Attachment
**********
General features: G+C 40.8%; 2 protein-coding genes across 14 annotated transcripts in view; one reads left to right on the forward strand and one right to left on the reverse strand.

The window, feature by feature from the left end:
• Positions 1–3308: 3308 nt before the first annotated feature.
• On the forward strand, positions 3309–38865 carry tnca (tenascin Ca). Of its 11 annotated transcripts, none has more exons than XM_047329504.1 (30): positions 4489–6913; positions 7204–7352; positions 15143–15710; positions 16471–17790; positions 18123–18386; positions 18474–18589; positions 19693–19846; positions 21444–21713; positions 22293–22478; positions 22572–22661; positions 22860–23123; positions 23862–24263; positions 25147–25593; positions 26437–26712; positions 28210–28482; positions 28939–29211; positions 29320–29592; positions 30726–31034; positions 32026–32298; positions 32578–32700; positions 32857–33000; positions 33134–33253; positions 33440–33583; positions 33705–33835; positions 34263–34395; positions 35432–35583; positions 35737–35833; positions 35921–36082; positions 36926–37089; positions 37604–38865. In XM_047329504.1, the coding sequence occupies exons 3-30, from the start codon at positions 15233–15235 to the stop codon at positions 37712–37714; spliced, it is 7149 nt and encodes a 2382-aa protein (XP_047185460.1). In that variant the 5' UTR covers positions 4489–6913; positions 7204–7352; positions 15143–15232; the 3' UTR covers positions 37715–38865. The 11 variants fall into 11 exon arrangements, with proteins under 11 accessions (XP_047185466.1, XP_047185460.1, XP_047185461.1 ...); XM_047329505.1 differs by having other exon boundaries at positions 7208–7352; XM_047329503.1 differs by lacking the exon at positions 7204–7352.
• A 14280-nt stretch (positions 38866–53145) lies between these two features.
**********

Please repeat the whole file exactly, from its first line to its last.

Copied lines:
General features: G+C 40.8%; 2 protein-coding genes across 14 annotated transcripts in view; one reads left to right on the forward strand and one right to left on the reverse strand.

The window, feature by feature from the left end:
• Positions 1–3308: 3308 nt before the first annotated feature.
• On the forward strand, positions 3309–38865 carry tnca (tenascin Ca). Of its 11 annotated transcripts, none has more exons than XM_047329504.1 (30): positions 4489–6913; positions 7204–7352; positions 15143–15710; positions 16471–17790; positions 18123–18386; positions 18474–18589; positions 19693–19846; positions 21444–21713; positions 22293–22478; positions 22572–22661; positions 22860–23123; positions 23862–24263; positions 25147–25593; positions 26437–26712; positions 28210–28482; positions 28939–29211; positions 29320–29592; positions 30726–31034; positions 32026–32298; positions 32578–32700; positions 32857–33000; positions 33134–33253; positions 33440–33583; positions 33705–33835; positions 34263–34395; positions 35432–35583; positions 35737–35833; positions 35921–36082; positions 36926–37089; positions 37604–38865. In XM_047329504.1, the coding sequence occupies exons 3-30, from the start codon at positions 15233–15235 to the stop codon at positions 37712–37714; spliced, it is 7149 nt and encodes a 2382-aa protein (XP_047185460.1). In that variant the 5' UTR covers positions 4489–6913; positions 7204–7352; positions 15143–15232; the 3' UTR covers positions 37715–38865. The 11 variants fall into 11 exon arrangements, with proteins under 11 accessions (XP_047185466.1, XP_047185460.1, XP_047185461.1 ...); XM_047329505.1 differs by having other exon boundaries at positions 7208–7352; XM_047329503.1 differs by lacking the exon at positions 7204–7352.
• A 14280-nt stretch (positions 38866–53145) lies between these two features.